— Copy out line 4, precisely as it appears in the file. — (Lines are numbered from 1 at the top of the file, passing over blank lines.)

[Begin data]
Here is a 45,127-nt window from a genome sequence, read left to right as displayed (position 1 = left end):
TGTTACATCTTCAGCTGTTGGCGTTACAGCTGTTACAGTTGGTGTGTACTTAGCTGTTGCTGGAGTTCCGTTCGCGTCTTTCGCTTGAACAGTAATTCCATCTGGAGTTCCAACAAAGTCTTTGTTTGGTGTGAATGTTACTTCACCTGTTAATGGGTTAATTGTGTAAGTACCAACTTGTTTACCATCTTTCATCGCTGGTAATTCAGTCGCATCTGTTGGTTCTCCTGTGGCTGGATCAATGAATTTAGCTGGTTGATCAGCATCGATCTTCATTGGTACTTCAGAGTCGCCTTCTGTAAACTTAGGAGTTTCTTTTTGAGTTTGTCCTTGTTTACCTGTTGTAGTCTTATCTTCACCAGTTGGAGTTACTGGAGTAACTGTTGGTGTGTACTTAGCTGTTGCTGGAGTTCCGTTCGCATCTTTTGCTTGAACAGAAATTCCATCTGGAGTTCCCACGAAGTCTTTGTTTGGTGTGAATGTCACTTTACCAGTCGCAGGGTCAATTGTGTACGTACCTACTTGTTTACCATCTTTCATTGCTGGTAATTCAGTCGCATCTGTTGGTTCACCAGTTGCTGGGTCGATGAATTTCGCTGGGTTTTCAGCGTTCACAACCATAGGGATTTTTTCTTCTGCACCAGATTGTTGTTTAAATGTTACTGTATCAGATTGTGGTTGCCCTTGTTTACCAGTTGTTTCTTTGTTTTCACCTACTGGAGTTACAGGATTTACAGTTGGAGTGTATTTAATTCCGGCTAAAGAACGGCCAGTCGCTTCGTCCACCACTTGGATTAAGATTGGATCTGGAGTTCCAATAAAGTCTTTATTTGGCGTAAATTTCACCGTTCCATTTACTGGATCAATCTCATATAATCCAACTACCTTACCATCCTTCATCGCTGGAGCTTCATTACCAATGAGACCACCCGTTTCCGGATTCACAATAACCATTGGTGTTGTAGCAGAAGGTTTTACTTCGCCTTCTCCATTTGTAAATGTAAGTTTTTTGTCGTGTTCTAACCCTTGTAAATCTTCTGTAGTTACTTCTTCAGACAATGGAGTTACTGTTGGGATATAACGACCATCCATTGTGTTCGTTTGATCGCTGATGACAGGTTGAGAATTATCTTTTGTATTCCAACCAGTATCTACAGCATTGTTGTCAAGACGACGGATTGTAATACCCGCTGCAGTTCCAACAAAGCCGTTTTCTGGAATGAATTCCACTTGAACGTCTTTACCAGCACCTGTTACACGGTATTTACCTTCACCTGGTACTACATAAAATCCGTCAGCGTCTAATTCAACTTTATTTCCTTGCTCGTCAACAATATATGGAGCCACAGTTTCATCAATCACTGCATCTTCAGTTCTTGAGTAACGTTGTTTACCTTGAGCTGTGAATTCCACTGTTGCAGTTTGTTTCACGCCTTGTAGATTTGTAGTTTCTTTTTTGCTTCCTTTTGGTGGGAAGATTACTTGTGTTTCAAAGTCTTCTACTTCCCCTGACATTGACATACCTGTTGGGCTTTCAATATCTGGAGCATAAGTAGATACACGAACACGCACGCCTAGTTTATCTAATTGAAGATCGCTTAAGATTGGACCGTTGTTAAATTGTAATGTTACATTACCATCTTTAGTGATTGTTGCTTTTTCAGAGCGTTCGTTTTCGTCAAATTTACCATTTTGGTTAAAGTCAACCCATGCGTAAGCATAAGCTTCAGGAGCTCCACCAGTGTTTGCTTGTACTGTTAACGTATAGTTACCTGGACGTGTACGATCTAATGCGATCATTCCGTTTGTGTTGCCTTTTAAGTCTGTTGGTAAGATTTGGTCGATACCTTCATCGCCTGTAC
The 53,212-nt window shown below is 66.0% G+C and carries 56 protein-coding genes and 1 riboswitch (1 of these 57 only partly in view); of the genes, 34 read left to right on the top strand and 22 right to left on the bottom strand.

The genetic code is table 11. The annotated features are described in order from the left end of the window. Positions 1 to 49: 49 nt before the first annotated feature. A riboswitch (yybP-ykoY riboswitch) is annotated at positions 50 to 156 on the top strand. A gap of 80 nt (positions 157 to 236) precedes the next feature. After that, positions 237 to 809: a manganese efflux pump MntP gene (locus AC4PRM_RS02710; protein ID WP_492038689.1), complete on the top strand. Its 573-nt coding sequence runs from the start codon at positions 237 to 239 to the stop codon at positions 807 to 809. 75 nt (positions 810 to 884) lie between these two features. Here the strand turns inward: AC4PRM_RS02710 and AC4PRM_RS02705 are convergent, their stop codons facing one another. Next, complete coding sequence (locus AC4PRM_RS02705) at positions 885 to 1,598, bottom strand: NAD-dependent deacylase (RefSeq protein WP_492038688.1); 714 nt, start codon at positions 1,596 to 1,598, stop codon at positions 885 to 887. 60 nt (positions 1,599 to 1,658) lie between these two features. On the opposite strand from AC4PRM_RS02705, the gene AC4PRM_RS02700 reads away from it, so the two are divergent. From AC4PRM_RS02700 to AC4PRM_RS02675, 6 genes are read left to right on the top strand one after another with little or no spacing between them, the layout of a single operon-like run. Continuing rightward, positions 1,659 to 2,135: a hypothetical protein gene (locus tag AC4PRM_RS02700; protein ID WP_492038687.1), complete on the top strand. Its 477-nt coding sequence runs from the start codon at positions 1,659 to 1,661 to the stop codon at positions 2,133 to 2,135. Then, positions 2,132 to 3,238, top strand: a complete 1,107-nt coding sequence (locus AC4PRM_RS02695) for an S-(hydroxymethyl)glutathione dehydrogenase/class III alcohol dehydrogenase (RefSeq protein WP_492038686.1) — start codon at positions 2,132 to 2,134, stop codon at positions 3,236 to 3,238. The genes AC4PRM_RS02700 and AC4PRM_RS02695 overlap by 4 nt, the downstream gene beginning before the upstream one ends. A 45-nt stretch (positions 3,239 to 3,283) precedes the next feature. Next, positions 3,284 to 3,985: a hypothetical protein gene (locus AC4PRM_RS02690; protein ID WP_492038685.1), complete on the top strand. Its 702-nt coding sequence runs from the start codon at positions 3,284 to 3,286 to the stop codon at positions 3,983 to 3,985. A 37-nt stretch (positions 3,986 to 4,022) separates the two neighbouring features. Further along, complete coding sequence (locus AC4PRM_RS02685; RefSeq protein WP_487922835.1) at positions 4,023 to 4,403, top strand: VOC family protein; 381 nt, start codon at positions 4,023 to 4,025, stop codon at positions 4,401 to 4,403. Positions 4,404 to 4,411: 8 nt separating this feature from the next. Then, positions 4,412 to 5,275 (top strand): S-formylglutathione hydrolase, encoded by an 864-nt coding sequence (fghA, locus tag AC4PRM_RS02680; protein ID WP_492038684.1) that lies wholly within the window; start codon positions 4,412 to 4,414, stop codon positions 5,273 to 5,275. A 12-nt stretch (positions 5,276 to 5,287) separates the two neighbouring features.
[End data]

The genetic code is table 11. The annotated features are described in order from the left end of the window. Positions 1 to 49: 49 nt before the first annotated feature. A riboswitch (yybP-ykoY riboswitch) is annotated at positions 50 to 156 on the top strand. A gap of 80 nt (positions 157 to 236) precedes the next feature. After that, positions 237 to 809: a manganese efflux pump MntP gene (locus AC4PRM_RS02710; protein ID WP_492038689.1), complete on the top strand. Its 573-nt coding sequence runs from the start codon at positions 237 to 239 to the stop codon at positions 807 to 809. 75 nt (positions 810 to 884) lie between these two features. Here the strand turns inward: AC4PRM_RS02710 and AC4PRM_RS02705 are convergent, their stop codons facing one another. Next, complete coding sequence (locus AC4PRM_RS02705) at positions 885 to 1,598, bottom strand: NAD-dependent deacylase (RefSeq protein WP_492038688.1); 714 nt, start codon at positions 1,596 to 1,598, stop codon at positions 885 to 887. 60 nt (positions 1,599 to 1,658) lie between these two features. On the opposite strand from AC4PRM_RS02705, the gene AC4PRM_RS02700 reads away from it, so the two are divergent. From AC4PRM_RS02700 to AC4PRM_RS02675, 6 genes are read left to right on the top strand one after another with little or no spacing between them, the layout of a single operon-like run. Continuing rightward, positions 1,659 to 2,135: a hypothetical protein gene (locus tag AC4PRM_RS02700; protein ID WP_492038687.1), complete on the top strand. Its 477-nt coding sequence runs from the start codon at positions 1,659 to 1,661 to the stop codon at positions 2,133 to 2,135. Then, positions 2,132 to 3,238, top strand: a complete 1,107-nt coding sequence (locus AC4PRM_RS02695) for an S-(hydroxymethyl)glutathione dehydrogenase/class III alcohol dehydrogenase (RefSeq protein WP_492038686.1) — start codon at positions 2,132 to 2,134, stop codon at positions 3,236 to 3,238. The genes AC4PRM_RS02700 and AC4PRM_RS02695 overlap by 4 nt, the downstream gene beginning before the upstream one ends. A 45-nt stretch (positions 3,239 to 3,283) precedes the next feature. Next, positions 3,284 to 3,985: a hypothetical protein gene (locus AC4PRM_RS02690; protein ID WP_492038685.1), complete on the top strand. Its 702-nt coding sequence runs from the start codon at positions 3,284 to 3,286 to the stop codon at positions 3,983 to 3,985. A 37-nt stretch (positions 3,986 to 4,022) separates the two neighbouring features. Further along, complete coding sequence (locus AC4PRM_RS02685; RefSeq protein WP_487922835.1) at positions 4,023 to 4,403, top strand: VOC family protein; 381 nt, start codon at positions 4,023 to 4,025, stop codon at positions 4,401 to 4,403. Positions 4,404 to 4,411: 8 nt separating this feature from the next. Then, positions 4,412 to 5,275 (top strand): S-formylglutathione hydrolase, encoded by an 864-nt coding sequence (fghA, locus tag AC4PRM_RS02680; protein ID WP_492038684.1) that lies wholly within the window; start codon positions 4,412 to 4,414, stop codon positions 5,273 to 5,275. A 12-nt stretch (positions 5,276 to 5,287) separates the two neighbouring features.